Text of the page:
ASEAN countries need to double up its power capacity within 20 years in order to meet its demand, a British energy research and consultancy group said.
In a report, Wood Mackenzie said that the region would need to build an additional generating capacity of 270 gigawatts by 2035.
In order to achieve this, the group said that the region requires $500 billion worth of investments.
Edi Saputra, Wood Mackenzie Asia Pacific gas and power senior analyst said that countries like Indonesia, Vietnam, Philippines, Myanmar, Laos, and Cambodia, that are low on electricity consumption, “are also lagging in power supply reliability, and therefore we could see a lot of development in those markets.”
Currently, the region’s capacity is 209 GW.
The group is expecting 89 GW worth of new capacity to begin operating in Indonesia, and 72 GW in Vietnam by 2035.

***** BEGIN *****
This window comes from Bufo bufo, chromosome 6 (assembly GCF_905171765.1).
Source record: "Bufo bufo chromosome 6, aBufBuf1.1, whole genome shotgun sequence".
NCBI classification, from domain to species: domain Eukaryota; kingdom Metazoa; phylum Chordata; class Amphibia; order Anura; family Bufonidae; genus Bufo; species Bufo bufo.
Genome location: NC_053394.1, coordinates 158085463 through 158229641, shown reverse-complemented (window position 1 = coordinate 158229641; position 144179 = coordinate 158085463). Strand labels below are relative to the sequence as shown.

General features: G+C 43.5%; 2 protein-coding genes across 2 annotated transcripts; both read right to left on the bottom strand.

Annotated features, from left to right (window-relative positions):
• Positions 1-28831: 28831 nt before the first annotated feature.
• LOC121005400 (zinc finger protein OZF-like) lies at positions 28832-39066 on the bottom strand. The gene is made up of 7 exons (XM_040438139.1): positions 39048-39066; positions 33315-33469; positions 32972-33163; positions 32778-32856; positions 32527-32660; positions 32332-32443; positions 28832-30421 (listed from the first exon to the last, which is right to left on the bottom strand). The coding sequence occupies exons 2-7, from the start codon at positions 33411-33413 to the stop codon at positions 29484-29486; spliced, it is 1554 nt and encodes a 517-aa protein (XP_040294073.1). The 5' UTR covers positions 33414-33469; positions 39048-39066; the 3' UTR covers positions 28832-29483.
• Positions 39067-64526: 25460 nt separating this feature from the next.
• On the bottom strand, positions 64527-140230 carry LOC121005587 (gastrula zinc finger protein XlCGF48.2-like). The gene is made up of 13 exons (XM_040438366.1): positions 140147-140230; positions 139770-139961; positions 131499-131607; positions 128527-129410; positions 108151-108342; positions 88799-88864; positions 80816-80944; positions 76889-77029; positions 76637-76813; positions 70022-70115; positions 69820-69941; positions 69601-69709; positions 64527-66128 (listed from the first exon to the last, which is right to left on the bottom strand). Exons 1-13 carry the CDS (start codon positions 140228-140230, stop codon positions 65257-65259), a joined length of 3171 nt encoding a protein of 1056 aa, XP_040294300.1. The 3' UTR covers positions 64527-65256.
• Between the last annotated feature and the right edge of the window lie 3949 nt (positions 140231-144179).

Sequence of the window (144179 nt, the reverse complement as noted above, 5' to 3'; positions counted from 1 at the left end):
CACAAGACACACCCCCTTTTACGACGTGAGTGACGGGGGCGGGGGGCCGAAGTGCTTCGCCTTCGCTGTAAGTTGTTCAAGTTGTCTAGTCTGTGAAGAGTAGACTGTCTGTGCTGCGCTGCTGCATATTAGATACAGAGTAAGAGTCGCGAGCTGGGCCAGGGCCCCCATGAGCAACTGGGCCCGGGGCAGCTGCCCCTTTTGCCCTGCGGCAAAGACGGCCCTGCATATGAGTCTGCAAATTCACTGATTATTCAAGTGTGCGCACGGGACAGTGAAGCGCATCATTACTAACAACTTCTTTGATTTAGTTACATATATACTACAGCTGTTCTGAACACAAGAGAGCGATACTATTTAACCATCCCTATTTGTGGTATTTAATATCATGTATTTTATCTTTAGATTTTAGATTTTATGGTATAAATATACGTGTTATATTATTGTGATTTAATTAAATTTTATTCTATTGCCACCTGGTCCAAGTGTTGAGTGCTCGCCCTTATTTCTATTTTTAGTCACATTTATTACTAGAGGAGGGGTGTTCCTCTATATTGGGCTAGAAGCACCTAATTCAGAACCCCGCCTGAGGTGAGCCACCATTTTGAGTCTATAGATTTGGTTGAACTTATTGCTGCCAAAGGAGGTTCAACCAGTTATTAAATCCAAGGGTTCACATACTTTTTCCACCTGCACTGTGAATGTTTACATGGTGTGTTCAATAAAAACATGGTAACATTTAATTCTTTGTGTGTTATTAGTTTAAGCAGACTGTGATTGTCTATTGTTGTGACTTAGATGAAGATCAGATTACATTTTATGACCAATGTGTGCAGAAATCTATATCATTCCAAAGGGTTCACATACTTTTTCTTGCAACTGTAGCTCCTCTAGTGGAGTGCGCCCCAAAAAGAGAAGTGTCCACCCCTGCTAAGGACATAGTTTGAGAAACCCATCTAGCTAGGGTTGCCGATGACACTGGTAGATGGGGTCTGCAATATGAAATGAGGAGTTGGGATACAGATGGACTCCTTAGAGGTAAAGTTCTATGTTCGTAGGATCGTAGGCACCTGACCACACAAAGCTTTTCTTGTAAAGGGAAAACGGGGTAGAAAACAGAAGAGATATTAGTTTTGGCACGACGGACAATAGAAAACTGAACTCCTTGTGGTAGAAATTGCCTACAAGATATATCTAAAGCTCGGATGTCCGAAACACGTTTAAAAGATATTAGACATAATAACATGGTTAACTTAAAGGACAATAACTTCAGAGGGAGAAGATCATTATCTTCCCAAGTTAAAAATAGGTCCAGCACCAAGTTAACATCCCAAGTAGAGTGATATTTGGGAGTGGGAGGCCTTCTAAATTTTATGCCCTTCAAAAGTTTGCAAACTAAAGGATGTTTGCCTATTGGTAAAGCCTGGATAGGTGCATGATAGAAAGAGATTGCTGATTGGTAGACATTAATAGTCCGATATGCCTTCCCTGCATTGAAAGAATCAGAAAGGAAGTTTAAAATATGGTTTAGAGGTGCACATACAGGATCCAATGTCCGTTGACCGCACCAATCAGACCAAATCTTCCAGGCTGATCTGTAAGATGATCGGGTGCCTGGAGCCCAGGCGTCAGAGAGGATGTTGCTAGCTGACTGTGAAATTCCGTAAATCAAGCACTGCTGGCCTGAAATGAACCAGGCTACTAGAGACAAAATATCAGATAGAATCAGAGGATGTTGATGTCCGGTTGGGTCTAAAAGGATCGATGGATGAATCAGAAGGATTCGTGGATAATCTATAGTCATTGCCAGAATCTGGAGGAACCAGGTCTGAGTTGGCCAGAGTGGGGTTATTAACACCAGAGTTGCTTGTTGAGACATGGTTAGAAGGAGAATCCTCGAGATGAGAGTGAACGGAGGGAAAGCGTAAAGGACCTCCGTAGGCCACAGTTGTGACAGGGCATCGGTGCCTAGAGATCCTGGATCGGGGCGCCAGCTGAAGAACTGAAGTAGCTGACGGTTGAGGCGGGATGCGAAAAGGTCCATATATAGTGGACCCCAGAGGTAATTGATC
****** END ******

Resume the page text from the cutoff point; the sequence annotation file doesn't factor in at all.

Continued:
And while there is a growing shift away from fossil fuel in the world, the group said that coal will remain as the main power source in ASEAN.
According to Wood Mackenzie, 98 GW of power capacity will come from coal, 49 GW from natural gas, and 44 GW from hydropower. These power sources will come in until 2035.
“While there are a lot of plans and aspirations within ASEAN, progress has been quite limited,” said Edi. It is “partly due to the lack of joint regulations and enforcement authority of the organization upon its members.”
“ASEAN has to explore new ways of fostering energy cooperation among its members, instead of merely relying on individual efforts in isolation, apart from each other,” Edi added.